7. Bake for approximately 13 minutes in batches (using the rest of the dough out of the fridge) then transfer to a cooling rack. The biscuits will feel slightly soft straight out of the oven, but harden as the cool.
8. When the cookies are cool, you can either glaze, coat with chocolate or leave them plain. For the glaze, sift the icing sugar into a bowl and mix with a little hot water and the lemon juice until the glaze reaches a consistency that can be brushed onto the cookies. If it's too runny, add more icing sugar. If too thick add a touch more water. Brush over all the cookies and leave to set on a rack.
9. Store in an airtight container. The lebkuchen will be soft enough to eat after 1-2 days, but are at their best when stored for 1-2 weeks.

26 September 2016

Almond & Cinnamon Biscotti


I have had biscotti in mind for a number of weeks. After seeing some biscotti on Instagram in combination with it appearing as part of biscuit week on The Great British Bake Off, it's been playing on my mind. I haven't made it since the cardamom and almond biscotti over three years ago, so it's definitely long overdue. Unfortunately, I had my wisdom tooth removed the day before biscuit week was on TV, so have been waiting for my mouth to heal properly before tackling such a crunchy biscuit.


I'm sure I've said it before, but I consider biscotti the only biscuit acceptable to dunk. There's something about dunking crisp biscotti in a dark espresso, that really makes me feel like I'm in Italy (well, a tiny bit anyway...) It's a rustic biscuit too and I'm not normally a fan of baking rustic things, but I think this is one of few exceptions. I feel like I should've gone for a recipe with another nut and not almond again, but I really love almonds and they do work very well in biscotti, so why not?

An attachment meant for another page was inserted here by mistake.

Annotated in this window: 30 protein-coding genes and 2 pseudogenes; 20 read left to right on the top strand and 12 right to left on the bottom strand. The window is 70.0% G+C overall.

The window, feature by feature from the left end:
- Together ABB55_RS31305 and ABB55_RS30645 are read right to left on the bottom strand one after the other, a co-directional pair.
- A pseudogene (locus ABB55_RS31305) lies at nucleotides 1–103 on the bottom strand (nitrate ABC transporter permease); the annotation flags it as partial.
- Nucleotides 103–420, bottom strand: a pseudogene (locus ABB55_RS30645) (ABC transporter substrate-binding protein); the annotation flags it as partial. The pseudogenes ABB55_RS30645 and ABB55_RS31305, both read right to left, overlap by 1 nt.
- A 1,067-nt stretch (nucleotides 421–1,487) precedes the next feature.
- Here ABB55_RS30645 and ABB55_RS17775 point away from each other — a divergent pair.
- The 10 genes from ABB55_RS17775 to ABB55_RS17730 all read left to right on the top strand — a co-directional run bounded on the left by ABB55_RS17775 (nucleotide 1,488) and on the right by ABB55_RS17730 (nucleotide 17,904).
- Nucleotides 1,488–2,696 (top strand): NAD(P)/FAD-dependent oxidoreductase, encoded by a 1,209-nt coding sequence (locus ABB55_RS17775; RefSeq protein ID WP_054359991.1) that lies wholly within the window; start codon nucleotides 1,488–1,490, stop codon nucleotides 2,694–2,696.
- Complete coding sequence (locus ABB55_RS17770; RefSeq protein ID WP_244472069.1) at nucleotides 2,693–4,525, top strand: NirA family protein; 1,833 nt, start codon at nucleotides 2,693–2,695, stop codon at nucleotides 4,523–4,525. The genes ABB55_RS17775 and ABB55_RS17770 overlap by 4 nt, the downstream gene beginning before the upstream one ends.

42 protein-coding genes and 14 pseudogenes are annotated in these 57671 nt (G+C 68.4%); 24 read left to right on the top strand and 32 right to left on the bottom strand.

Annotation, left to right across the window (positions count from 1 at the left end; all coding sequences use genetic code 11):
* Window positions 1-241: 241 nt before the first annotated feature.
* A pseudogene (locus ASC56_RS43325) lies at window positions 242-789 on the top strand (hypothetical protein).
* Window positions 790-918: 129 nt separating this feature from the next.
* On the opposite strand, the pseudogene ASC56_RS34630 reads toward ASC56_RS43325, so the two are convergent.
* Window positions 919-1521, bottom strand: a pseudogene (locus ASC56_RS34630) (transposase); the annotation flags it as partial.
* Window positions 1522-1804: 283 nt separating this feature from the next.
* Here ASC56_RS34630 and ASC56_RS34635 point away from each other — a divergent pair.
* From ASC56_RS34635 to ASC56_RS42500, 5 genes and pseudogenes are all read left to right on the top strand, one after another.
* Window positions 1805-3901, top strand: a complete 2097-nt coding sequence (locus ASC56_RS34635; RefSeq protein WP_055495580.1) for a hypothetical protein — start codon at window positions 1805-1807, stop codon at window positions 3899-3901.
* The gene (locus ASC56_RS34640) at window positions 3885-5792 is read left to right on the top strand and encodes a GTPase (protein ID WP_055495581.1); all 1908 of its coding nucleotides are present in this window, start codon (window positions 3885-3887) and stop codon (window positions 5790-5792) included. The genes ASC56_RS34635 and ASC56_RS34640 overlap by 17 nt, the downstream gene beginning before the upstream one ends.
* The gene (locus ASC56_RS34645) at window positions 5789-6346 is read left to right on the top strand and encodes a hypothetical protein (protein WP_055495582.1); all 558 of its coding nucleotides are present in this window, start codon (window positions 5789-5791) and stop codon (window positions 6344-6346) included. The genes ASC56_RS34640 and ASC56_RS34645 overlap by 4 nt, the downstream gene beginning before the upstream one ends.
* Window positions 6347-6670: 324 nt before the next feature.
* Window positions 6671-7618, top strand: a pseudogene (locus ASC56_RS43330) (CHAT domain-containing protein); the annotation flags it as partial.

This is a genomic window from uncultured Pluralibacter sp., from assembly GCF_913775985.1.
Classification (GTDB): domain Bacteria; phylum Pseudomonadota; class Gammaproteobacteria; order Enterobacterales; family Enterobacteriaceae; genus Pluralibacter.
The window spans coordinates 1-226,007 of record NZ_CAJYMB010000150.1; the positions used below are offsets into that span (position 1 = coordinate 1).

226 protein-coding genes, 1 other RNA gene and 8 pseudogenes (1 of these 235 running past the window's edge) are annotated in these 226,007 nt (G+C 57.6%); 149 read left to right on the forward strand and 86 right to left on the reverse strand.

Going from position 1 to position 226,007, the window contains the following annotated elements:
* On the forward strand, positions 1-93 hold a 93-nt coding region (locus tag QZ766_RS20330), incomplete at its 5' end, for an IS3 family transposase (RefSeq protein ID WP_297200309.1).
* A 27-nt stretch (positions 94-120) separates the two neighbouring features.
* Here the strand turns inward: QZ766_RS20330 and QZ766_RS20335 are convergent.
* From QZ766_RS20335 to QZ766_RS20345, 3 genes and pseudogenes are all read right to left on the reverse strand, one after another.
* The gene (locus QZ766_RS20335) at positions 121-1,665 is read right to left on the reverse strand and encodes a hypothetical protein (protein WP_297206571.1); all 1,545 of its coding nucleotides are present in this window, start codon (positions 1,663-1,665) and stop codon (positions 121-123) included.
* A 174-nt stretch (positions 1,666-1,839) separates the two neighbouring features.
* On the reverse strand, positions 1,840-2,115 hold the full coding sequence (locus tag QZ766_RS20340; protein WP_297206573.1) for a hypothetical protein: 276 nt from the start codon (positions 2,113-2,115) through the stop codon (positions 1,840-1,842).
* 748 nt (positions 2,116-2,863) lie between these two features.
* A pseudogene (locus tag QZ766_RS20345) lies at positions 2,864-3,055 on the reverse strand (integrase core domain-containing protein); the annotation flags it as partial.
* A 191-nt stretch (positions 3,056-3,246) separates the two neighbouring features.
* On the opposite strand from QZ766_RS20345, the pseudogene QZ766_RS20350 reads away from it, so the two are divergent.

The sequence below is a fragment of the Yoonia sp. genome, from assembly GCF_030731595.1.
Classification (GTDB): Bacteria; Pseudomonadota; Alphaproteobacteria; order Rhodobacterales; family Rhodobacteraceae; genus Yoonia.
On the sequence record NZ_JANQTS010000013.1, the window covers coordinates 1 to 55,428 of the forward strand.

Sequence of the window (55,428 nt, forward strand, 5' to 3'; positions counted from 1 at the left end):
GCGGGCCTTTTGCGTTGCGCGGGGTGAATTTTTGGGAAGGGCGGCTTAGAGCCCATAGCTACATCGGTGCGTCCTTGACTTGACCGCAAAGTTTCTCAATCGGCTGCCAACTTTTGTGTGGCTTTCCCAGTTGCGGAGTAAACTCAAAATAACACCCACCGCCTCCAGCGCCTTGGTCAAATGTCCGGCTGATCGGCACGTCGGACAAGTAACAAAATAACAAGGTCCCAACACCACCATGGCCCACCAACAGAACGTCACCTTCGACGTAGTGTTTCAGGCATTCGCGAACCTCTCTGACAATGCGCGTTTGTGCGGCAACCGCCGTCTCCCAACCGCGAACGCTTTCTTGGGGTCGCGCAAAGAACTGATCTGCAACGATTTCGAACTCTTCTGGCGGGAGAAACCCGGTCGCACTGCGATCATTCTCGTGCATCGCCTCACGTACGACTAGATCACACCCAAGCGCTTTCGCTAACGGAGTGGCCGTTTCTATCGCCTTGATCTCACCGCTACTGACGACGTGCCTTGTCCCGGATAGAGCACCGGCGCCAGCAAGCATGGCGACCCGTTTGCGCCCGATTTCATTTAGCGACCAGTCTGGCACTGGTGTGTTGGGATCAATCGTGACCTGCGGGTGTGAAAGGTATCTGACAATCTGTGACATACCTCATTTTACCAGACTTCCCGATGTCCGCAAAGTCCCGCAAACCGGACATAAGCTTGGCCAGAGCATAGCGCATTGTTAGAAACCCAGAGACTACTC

It can take a while to make, just because you need to do it in stages and let things cool in between, but it's not hard to make. I made a couple of errors due to not reading the recipe properly, but they weren't crucial and everything worked out in the end. I put the zest of an entire orange instead of 1 tsp and places the logs of dough too close together in the first stage of baking. They were only touching slightly and easy to cut into too separate logs again, so I wasn't too worried. I also decided to flip the biscotti in the final stage of baking because the underside looked a little pale, but that's just because I wanted an even colour. I have read you can freeze biscotti, so instead of halving this, I'm going to attempt to freeze some. If they do become a little softer, I suspect a couple of minutes in the oven at 180C will probably help to crispen them up.


These are a lovely biscotti and the cinnamon/orange zest flavours go well with a cup of coffee now the weather is starting to get a bit colder. I think this might be the perfect thing to bake at the start of Autumn. They also made the house smell amazing and made me get excited for all the lovely spices I can bake with throughout Autumn and Winter.

Almond & Cinnamon Biscotti (from Tasting Rome
Makes approx. 36

Ingredients
200g whole almonds
2 3/4 cups plain flour
1 1/2 cups sugar
1/2 tsp salt
1 1/2 tbsp ground cinnamon
1 1/2 tsp baking powder
3 large eggs
3 large egg yolks
2 tsp vanilla extract
Zest of one orange
1 tbsp milk

Directions
1. Preheat the oven to 180C/160C fan/350F and line a baking tray with greaseproof paper.
2. Lie the whole almonds out evenly on the tray and bake for 10 minutes, but keeping an eye on them to make sure they don't darken too much. Remove from the oven then leave to cool while preparing the other components.
3. In a large bowl mix together the dry ingredients - flour, sugar, salt, cinnamon and baking powder.
4. In a separate smaller box, whisk together 3 eggs, 2 egg yolks, vanilla extract and orange zest.
5. When the almonds are cool, add to the dry ingredients then mix in the egg, vanilla and orange zest.
6. Initially, mix the dough together with a spoon, then knead briefly to make sure all the flour ins fully incorporated and the almond are evenly distributed.
7. Turn the dough out onto a lightly floured surface, divide into two equal pieces and form into log shapes. Move to a baking tray lined with greaseproof paper and press down so the height is about 1 inch.
8. Whisk together the last egg yolk and milk, then brush the tops of each log.
9. Bake for 30 minutes, then leave to cool enough to handle for the next stage, about another 30 minutes.
10. Using a serrated knife, cut into 1/2 inch slices and place these back on a lined baking tray again. Bake for another 15 minutes or until they are firm and crisp to touch.
11. Remove from the oven and leave to cool for 10 minutes on the baking tray. Transfer to a cooling rack and leave to cool completely. They will become more crisp as they cool.